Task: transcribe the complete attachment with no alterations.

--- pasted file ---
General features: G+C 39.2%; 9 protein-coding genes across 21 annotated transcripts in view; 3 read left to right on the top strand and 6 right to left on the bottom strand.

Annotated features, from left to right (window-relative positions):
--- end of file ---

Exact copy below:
General features: G+C 39.2%; 9 protein-coding genes across 21 annotated transcripts in view; 3 read left to right on the top strand and 6 right to left on the bottom strand.

Annotated features, from left to right (window-relative positions):